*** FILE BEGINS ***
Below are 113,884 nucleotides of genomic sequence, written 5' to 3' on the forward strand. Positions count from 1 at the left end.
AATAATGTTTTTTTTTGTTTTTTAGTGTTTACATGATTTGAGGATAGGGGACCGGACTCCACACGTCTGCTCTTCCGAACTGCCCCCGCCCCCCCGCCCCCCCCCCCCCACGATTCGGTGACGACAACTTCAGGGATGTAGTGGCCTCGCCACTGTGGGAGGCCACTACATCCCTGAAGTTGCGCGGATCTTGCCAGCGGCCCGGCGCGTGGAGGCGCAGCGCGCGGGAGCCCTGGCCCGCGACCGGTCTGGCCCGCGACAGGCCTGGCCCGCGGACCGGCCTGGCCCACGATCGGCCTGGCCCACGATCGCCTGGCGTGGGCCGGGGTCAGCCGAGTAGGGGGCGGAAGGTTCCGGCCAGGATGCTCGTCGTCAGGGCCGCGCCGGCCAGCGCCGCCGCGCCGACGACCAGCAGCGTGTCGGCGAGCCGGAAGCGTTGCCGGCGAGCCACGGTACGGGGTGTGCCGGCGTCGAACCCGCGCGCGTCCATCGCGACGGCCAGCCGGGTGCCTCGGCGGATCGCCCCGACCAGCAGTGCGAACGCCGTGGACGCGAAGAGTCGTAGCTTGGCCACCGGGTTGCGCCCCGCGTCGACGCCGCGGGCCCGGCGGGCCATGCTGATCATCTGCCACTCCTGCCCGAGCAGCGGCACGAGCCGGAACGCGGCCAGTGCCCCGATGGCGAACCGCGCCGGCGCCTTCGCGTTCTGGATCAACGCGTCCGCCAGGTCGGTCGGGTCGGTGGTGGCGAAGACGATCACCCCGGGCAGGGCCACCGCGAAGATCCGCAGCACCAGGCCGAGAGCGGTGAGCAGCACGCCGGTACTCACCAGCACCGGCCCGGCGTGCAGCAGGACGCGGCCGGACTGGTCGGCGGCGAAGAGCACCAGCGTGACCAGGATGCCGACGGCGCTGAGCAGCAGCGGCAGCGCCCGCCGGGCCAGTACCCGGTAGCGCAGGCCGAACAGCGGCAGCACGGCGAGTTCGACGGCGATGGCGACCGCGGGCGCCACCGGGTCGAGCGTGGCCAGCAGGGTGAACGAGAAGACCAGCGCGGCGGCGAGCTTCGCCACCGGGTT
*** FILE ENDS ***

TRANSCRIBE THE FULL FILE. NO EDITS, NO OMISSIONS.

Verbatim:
Below are 113,884 nucleotides of genomic sequence, written 5' to 3' on the forward strand. Positions count from 1 at the left end.
AATAATGTTTTTTTTTGTTTTTTAGTGTTTACATGATTTGAGGATAGGGGACCGGACTCCACACGTCTGCTCTTCCGAACTGCCCCCGCCCCCCCGCCCCCCCCCCCCCACGATTCGGTGACGACAACTTCAGGGATGTAGTGGCCTCGCCACTGTGGGAGGCCACTACATCCCTGAAGTTGCGCGGATCTTGCCAGCGGCCCGGCGCGTGGAGGCGCAGCGCGCGGGAGCCCTGGCCCGCGACCGGTCTGGCCCGCGACAGGCCTGGCCCGCGGACCGGCCTGGCCCACGATCGGCCTGGCCCACGATCGCCTGGCGTGGGCCGGGGTCAGCCGAGTAGGGGGCGGAAGGTTCCGGCCAGGATGCTCGTCGTCAGGGCCGCGCCGGCCAGCGCCGCCGCGCCGACGACCAGCAGCGTGTCGGCGAGCCGGAAGCGTTGCCGGCGAGCCACGGTACGGGGTGTGCCGGCGTCGAACCCGCGCGCGTCCATCGCGACGGCCAGCCGGGTGCCTCGGCGGATCGCCCCGACCAGCAGTGCGAACGCCGTGGACGCGAAGAGTCGTAGCTTGGCCACCGGGTTGCGCCCCGCGTCGACGCCGCGGGCCCGGCGGGCCATGCTGATCATCTGCCACTCCTGCCCGAGCAGCGGCACGAGCCGGAACGCGGCCAGTGCCCCGATGGCGAACCGCGCCGGCGCCTTCGCGTTCTGGATCAACGCGTCCGCCAGGTCGGTCGGGTCGGTGGTGGCGAAGACGATCACCCCGGGCAGGGCCACCGCGAAGATCCGCAGCACCAGGCCGAGAGCGGTGAGCAGCACGCCGGTACTCACCAGCACCGGCCCGGCGTGCAGCAGGACGCGGCCGGACTGGTCGGCGGCGAAGAGCACCAGCGTGACCAGGATGCCGACGGCGCTGAGCAGCAGCGGCAGCGCCCGCCGGGCCAGTACCCGGTAGCGCAGGCCGAACAGCGGCAGCACGGCGAGTTCGACGGCGATGGCGACCGCGGGCGCCACCGGGTCGAGCGTGGCCAGCAGGGTGAACGAGAAGACCAGCGCGGCGGCGAGCTTCGCCACCGGGTT